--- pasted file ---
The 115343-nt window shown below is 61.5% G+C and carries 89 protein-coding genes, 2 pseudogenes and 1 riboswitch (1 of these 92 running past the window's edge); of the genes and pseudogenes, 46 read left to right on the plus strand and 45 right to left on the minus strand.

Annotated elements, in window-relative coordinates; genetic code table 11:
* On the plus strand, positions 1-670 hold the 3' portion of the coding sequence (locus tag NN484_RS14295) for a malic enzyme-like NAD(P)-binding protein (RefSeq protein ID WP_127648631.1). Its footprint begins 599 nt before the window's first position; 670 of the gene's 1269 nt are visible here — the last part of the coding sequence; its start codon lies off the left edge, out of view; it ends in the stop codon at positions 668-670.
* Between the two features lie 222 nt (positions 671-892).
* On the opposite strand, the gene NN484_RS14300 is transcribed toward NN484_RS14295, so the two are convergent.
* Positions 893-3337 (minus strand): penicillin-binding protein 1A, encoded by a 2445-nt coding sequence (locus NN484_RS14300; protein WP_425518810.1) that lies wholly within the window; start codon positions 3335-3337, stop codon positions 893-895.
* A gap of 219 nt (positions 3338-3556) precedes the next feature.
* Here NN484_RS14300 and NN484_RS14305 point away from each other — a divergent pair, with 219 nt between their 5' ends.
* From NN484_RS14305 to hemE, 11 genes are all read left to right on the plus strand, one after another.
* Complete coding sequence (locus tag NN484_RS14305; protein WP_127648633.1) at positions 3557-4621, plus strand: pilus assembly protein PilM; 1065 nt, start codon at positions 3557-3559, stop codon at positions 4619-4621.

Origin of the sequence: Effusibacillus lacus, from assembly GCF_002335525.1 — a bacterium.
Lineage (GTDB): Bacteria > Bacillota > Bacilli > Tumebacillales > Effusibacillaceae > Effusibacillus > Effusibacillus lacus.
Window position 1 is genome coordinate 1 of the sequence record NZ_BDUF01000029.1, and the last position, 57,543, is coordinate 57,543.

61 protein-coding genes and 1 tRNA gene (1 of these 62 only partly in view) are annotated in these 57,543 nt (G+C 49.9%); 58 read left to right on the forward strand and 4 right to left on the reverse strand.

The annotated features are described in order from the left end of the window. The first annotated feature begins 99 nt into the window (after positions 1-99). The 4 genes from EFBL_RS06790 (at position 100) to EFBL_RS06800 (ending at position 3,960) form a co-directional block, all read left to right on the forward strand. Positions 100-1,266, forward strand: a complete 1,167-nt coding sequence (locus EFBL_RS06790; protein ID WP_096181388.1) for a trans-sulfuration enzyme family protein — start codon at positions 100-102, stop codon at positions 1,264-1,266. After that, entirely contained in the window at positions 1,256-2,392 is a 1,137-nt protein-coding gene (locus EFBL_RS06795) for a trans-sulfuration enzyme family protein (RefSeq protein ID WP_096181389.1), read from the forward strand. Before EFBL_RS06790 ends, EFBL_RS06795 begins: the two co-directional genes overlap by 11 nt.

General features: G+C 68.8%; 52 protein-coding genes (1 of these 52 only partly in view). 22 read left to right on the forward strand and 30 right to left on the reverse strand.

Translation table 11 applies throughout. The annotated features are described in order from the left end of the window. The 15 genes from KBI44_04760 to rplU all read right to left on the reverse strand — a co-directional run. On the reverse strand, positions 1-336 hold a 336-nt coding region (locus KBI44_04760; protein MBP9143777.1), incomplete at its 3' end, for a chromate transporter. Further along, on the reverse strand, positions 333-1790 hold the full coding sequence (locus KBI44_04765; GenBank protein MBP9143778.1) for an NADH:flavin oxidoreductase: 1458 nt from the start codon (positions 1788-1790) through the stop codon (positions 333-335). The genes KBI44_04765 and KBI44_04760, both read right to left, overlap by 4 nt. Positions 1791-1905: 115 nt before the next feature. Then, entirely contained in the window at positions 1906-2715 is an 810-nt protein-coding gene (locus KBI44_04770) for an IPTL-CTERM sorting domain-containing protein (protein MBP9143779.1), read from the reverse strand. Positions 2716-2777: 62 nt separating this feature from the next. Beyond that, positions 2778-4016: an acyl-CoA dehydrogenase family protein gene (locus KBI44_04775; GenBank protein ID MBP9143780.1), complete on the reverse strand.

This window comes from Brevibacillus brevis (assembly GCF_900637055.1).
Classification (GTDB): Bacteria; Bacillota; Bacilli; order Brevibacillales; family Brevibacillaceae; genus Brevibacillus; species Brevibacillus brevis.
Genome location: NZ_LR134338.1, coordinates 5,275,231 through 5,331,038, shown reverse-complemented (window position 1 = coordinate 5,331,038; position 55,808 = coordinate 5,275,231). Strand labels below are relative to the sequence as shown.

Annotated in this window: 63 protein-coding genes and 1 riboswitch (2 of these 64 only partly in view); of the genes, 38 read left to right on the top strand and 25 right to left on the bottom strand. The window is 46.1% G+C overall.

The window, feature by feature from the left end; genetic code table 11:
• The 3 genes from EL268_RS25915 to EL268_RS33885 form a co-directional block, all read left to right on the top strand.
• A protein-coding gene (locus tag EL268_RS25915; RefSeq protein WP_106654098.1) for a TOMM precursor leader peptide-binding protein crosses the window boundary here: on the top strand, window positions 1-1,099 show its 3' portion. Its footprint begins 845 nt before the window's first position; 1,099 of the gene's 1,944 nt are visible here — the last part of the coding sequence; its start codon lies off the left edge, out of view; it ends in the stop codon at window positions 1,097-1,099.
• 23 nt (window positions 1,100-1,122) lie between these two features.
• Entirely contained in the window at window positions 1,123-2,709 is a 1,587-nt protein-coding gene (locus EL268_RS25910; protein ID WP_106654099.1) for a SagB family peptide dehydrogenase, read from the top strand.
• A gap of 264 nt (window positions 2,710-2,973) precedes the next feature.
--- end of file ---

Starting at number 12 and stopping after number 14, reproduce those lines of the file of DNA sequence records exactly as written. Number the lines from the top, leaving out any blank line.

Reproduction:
Lineage (GTDB): Bacteria > Bacillota > Bacilli > Tumebacillales > Effusibacillaceae > Effusibacillus > Effusibacillus lacus.
Window position 1 is genome coordinate 1 of the sequence record NZ_BDUF01000029.1, and the last position, 57,543, is coordinate 57,543.

61 protein-coding genes and 1 tRNA gene (1 of these 62 only partly in view) are annotated in these 57,543 nt (G+C 49.9%); 58 read left to right on the forward strand and 4 right to left on the reverse strand.